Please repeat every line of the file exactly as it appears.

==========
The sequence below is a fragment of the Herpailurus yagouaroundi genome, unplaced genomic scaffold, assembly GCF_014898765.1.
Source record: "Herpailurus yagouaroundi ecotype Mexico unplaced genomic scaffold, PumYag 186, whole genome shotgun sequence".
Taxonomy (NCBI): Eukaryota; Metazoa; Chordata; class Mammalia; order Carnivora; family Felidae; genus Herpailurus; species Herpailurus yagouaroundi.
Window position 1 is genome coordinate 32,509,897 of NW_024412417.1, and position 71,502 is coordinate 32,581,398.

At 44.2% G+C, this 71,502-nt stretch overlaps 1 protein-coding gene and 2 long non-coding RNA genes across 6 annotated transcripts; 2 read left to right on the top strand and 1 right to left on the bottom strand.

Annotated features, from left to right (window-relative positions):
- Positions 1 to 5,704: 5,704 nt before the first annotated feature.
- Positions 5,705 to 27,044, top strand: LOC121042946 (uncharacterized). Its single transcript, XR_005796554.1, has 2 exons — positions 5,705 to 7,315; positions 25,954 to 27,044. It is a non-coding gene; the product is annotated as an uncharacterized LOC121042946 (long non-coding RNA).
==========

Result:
The sequence below is a fragment of the Herpailurus yagouaroundi genome, unplaced genomic scaffold, assembly GCF_014898765.1.
Source record: "Herpailurus yagouaroundi ecotype Mexico unplaced genomic scaffold, PumYag 186, whole genome shotgun sequence".
Taxonomy (NCBI): Eukaryota; Metazoa; Chordata; class Mammalia; order Carnivora; family Felidae; genus Herpailurus; species Herpailurus yagouaroundi.
Window position 1 is genome coordinate 32,509,897 of NW_024412417.1, and position 71,502 is coordinate 32,581,398.

At 44.2% G+C, this 71,502-nt stretch overlaps 1 protein-coding gene and 2 long non-coding RNA genes across 6 annotated transcripts; 2 read left to right on the top strand and 1 right to left on the bottom strand.

Annotated features, from left to right (window-relative positions):
- Positions 1 to 5,704: 5,704 nt before the first annotated feature.
- Positions 5,705 to 27,044, top strand: LOC121042946 (uncharacterized). Its single transcript, XR_005796554.1, has 2 exons — positions 5,705 to 7,315; positions 25,954 to 27,044. It is a non-coding gene; the product is annotated as an uncharacterized LOC121042946 (long non-coding RNA).